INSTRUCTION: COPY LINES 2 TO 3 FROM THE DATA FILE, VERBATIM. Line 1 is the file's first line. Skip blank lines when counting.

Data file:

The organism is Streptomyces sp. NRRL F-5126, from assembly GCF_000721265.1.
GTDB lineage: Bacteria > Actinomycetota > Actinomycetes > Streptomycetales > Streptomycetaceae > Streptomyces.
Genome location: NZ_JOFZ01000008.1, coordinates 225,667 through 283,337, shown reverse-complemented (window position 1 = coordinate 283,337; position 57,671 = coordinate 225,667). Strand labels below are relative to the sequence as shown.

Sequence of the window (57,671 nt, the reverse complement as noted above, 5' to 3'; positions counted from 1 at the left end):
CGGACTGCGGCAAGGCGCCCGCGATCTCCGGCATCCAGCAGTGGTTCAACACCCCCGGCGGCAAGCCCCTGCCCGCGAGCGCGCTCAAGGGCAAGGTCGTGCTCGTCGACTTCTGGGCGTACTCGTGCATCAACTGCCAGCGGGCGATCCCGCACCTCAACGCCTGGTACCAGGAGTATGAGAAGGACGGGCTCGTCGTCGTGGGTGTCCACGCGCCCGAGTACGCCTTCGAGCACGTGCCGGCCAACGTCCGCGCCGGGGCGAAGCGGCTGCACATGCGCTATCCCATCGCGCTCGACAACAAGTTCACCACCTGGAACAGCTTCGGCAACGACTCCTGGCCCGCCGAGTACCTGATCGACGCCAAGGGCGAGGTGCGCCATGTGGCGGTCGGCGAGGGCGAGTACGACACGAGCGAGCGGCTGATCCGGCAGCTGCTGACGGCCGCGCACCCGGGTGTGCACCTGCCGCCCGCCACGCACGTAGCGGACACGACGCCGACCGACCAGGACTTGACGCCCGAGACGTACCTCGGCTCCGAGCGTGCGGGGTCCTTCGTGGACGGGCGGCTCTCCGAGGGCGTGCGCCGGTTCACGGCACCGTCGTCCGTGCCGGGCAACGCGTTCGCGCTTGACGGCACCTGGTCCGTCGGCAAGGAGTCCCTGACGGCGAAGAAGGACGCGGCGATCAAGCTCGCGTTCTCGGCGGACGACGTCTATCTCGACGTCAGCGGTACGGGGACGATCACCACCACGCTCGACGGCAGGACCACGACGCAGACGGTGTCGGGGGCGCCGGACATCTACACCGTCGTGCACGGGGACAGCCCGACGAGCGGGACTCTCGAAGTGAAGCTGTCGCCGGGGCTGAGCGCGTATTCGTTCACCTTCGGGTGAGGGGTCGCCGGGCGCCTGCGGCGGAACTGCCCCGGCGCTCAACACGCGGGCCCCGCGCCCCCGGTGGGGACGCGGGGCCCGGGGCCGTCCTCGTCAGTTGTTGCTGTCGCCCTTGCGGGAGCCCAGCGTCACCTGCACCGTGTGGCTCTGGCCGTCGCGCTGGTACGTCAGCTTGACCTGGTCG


GTDB lineage: Bacteria > Actinomycetota > Actinomycetes > Streptomycetales > Streptomycetaceae > Streptomyces.
Genome location: NZ_JOFZ01000008.1, coordinates 225,667 through 283,337, shown reverse-complemented (window position 1 = coordinate 283,337; position 57,671 = coordinate 225,667). Strand labels below are relative to the sequence as shown.